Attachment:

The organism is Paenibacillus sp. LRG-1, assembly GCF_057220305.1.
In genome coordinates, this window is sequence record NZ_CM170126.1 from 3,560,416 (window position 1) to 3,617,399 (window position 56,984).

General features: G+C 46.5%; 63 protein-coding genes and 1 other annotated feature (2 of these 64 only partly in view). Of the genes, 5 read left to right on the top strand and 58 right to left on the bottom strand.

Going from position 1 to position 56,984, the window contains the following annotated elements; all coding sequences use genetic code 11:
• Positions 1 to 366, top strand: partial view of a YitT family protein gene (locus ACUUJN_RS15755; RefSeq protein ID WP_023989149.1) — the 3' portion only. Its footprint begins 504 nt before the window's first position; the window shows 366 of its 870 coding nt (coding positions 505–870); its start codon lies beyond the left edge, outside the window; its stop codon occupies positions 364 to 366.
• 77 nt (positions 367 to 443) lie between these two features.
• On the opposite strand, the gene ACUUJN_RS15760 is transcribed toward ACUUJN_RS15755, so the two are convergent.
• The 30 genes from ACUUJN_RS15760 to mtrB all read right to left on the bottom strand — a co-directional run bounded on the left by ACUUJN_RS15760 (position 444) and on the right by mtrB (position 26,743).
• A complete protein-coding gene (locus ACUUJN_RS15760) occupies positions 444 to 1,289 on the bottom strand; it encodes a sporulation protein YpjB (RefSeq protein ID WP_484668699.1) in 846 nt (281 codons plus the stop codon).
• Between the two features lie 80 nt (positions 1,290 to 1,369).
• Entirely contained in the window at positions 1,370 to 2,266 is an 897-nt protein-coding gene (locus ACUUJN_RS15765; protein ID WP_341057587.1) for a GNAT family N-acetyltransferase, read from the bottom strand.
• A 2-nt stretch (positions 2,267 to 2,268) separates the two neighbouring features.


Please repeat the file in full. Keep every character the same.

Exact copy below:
The organism is Paenibacillus sp. LRG-1, assembly GCF_057220305.1.
In genome coordinates, this window is sequence record NZ_CM170126.1 from 3,560,416 (window position 1) to 3,617,399 (window position 56,984).

General features: G+C 46.5%; 63 protein-coding genes and 1 other annotated feature (2 of these 64 only partly in view). Of the genes, 5 read left to right on the top strand and 58 right to left on the bottom strand.

Going from position 1 to position 56,984, the window contains the following annotated elements; all coding sequences use genetic code 11:
• Positions 1 to 366, top strand: partial view of a YitT family protein gene (locus ACUUJN_RS15755; RefSeq protein ID WP_023989149.1) — the 3' portion only. Its footprint begins 504 nt before the window's first position; the window shows 366 of its 870 coding nt (coding positions 505–870); its start codon lies beyond the left edge, outside the window; its stop codon occupies positions 364 to 366.
• 77 nt (positions 367 to 443) lie between these two features.
• On the opposite strand, the gene ACUUJN_RS15760 is transcribed toward ACUUJN_RS15755, so the two are convergent.
• The 30 genes from ACUUJN_RS15760 to mtrB all read right to left on the bottom strand — a co-directional run bounded on the left by ACUUJN_RS15760 (position 444) and on the right by mtrB (position 26,743).
• A complete protein-coding gene (locus ACUUJN_RS15760) occupies positions 444 to 1,289 on the bottom strand; it encodes a sporulation protein YpjB (RefSeq protein ID WP_484668699.1) in 846 nt (281 codons plus the stop codon).
• Between the two features lie 80 nt (positions 1,290 to 1,369).
• Entirely contained in the window at positions 1,370 to 2,266 is an 897-nt protein-coding gene (locus ACUUJN_RS15765; protein ID WP_341057587.1) for a GNAT family N-acetyltransferase, read from the bottom strand.
• A 2-nt stretch (positions 2,267 to 2,268) separates the two neighbouring features.